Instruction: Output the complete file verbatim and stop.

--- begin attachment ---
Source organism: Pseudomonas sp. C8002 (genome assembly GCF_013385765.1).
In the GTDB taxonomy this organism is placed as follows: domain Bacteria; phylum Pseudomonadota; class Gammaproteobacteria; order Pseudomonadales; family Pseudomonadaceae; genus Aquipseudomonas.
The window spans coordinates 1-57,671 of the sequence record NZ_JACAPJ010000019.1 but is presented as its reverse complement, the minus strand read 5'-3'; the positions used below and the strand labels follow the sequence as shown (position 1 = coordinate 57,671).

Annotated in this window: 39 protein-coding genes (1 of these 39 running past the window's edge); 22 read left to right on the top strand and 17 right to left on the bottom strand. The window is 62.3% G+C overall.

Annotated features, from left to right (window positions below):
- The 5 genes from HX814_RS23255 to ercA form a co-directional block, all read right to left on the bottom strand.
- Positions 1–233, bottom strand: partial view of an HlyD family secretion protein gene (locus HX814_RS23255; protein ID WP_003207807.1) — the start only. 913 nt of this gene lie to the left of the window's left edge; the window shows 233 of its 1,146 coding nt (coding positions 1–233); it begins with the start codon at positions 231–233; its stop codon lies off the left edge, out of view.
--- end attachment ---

Source organism: Pseudomonas sp. C8002 (genome assembly GCF_013385765.1).
In the GTDB taxonomy this organism is placed as follows: domain Bacteria; phylum Pseudomonadota; class Gammaproteobacteria; order Pseudomonadales; family Pseudomonadaceae; genus Aquipseudomonas.
The window spans coordinates 1-57,671 of the sequence record NZ_JACAPJ010000019.1 but is presented as its reverse complement, the minus strand read 5'-3'; the positions used below and the strand labels follow the sequence as shown (position 1 = coordinate 57,671).

Annotated in this window: 39 protein-coding genes (1 of these 39 running past the window's edge); 22 read left to right on the top strand and 17 right to left on the bottom strand. The window is 62.3% G+C overall.

Annotated features, from left to right (window positions below):
- The 5 genes from HX814_RS23255 to ercA form a co-directional block, all read right to left on the bottom strand.
- Positions 1–233, bottom strand: partial view of an HlyD family secretion protein gene (locus HX814_RS23255; protein ID WP_003207807.1) — the start only. 913 nt of this gene lie to the left of the window's left edge; the window shows 233 of its 1,146 coding nt (coding positions 1–233); it begins with the start codon at positions 231–233; its stop codon lies off the left edge, out of view.